Maximizing the Benefit of Saving in an RDSP
The Registered Disability Savings Plan (RDSP) was introduced by the Government of Canada to help families and people with disabilities save for their long-term financial security.
Contributions to an RDSP are not tax-deductible and may include a government grant and bond contribution. There is a lifetime contribution limit of $200,000 per beneficiary and no annual contribution limit. For more details on the RDSP, go to www.rdsp.com.
Here are some age-related strategies that may help you maximize the value of your plan, depending on your circumstances.
When the beneficiary is a young child:
• Make contributions that attract the grant as early as possible, to maximize tax-deferred growth and to minimize the effect of the grant “clawback” — if a withdrawal is made, a portion of grants and bonds received in the previous 10 years will have to be paid back.
• Try to make an annual contribution large enough to attract the maximum matching grant contributions. The earlier you start, the better chance you will have of reaching the maximum grant amount.
• The tax-deferred status of contributions makes the RDSP an ideal way to invest in long-term solutions like a growth oriented mutual fund.
When the beneficiary is a young adult:
• Try to contribute every year because the grant and bond cannot be received following the year the beneficiary turns age 49. Even if there is no intention to contribute, the bond can be maximized simply by opening the plan early enough.
• Upon reaching the age of majority, a beneficiary who is capable of managing his or her own finances can become the holder of his or her own plan. This isn’t compulsory, however. If you are the parent and have been the holder while the beneficiary was a minor, you can continue as holder.
• At this stage, an investment solution that strikes the right balance between growth and safety may make sense depending on when withdrawals are planned.
When the beneficiary is a mature adult (40+):
• Contributions to an RDSP do not qualify for grant contributions following the year the beneficiary turns 49. In addition, plans are not eligible for the bond after this time. But beneficiaries can still benefit from tax-deferred growth by contributing up until the year they turn age 59.
• Lifetime Disability Assistance Payments can begin at any age but must begin by the end of the year in which the beneficiary turns age 60. Consider waiting at least 10 years after the final grant and bond have been received into the plan before requesting LDAPs; otherwise, some of the grant and bond payments received in the previous 10 years will have to be returned to the government.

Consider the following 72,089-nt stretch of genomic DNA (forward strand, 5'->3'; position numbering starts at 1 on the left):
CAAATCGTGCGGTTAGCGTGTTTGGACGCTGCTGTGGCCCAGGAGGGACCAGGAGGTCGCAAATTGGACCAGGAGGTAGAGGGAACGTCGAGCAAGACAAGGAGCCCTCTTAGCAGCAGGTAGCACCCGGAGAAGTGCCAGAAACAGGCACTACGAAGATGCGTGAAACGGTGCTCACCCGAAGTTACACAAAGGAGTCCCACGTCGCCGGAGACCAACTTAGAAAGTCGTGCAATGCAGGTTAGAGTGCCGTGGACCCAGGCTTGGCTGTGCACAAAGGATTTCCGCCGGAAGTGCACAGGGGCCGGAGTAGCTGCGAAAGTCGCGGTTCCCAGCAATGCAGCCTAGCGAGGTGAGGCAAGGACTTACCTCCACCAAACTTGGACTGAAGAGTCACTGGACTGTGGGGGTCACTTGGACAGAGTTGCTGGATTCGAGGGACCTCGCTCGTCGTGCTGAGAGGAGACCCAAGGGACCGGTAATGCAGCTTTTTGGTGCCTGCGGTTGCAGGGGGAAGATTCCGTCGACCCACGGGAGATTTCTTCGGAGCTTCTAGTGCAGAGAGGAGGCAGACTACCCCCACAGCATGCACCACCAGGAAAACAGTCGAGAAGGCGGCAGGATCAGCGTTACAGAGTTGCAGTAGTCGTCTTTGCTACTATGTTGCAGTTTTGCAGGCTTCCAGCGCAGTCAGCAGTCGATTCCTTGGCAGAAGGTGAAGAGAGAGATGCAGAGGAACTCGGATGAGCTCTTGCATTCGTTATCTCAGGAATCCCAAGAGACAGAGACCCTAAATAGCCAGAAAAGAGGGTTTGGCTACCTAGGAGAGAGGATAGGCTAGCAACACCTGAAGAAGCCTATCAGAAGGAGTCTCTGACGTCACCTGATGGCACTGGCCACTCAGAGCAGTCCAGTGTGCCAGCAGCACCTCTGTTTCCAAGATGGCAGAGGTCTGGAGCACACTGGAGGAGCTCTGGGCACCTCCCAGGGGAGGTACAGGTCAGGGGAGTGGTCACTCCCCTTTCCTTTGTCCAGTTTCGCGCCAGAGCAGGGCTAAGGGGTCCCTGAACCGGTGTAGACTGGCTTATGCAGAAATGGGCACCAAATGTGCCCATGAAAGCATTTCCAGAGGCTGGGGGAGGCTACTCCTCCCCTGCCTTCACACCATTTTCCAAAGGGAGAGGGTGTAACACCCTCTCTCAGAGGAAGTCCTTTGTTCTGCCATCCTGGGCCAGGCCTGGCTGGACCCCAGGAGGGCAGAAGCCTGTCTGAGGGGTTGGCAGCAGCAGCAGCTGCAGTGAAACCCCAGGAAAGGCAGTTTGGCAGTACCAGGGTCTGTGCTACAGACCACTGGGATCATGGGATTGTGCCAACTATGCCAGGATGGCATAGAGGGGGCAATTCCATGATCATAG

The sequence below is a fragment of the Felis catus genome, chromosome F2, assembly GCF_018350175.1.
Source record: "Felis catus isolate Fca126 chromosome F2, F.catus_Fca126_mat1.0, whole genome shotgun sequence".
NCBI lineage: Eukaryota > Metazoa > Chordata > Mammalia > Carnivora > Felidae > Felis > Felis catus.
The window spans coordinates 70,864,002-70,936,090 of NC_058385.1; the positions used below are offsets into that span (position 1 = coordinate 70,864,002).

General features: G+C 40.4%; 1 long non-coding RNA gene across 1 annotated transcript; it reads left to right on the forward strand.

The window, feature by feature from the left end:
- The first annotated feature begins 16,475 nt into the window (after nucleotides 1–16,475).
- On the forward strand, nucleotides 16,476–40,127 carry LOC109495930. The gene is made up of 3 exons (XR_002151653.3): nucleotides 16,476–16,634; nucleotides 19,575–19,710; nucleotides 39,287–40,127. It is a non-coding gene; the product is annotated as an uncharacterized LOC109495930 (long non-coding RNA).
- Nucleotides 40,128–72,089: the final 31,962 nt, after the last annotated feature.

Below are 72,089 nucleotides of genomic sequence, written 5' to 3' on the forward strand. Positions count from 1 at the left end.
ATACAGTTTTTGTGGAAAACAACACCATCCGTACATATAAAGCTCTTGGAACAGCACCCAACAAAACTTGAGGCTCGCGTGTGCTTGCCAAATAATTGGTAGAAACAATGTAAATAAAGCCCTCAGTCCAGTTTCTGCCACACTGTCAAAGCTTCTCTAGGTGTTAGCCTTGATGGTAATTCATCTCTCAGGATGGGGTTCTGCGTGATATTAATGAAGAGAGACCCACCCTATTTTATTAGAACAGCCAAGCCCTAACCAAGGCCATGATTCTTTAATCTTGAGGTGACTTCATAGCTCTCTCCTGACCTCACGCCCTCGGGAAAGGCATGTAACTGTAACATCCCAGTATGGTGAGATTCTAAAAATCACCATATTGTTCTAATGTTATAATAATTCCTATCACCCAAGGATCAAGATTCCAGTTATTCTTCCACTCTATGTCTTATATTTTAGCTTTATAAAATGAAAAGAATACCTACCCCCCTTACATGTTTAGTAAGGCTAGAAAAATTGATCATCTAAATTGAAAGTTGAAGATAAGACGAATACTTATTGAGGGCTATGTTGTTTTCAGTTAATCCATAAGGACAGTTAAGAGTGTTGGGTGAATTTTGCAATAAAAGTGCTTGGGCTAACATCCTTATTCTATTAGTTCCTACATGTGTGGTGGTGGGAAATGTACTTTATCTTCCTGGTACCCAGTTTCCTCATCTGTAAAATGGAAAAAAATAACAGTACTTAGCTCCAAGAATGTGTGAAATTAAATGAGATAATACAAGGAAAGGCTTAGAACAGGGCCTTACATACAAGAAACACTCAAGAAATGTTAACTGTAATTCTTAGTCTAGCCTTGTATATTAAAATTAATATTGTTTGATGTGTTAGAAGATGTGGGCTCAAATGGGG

• The portion of the LDAP consisting of grant, bond and investment income is taxable at the beneficiary’s marginal rate, which may influence the decision to begin payments. For example, if the beneficiary’s marginal tax rate is likely to decrease at retirement age, it may be advantageous to delay LDAPs until that time.
• More conservative investment options, including those that generate regular tax-efficient income while providing some growth to offset inflation, should be considered as payments from the RDSP must begin.
A personal story
“As parents of a 13 year old with a disability, we live in constant anxiety about the overall future of our child. Especially, we are worried about his care and well-being as we become older and less capable in a variety of areas.
As we know, people who are able to independently earn employment income have a variety of options available to them to build some kind of retirement income (i.e. RRSP, pensions, savings, investments, etc.). We are particularly concerned about our son’s ability to have sufficient retirement income due to his disability.
During one of the information sessions organized by PLAN, we were happily surprised to hear about the ‘Registered Disability Savings Plan’ (RDSP). This plan is intended to help parents like us to save for the long-term financial security of our child. Our son could easily have over $300,000 in his RDSP if we contribute $1,500 annually for 20 years, because of government grants and bonds*. We are making this a priority to ensure that our son is financially secure.
We are also working on building his network of friends so that we know that he will be able to enjoy his future without us in it, and be as safe and happy as he can be.
The more we use the tools available to us, the more our anxiety begins to dissipate and excitement takes its place.”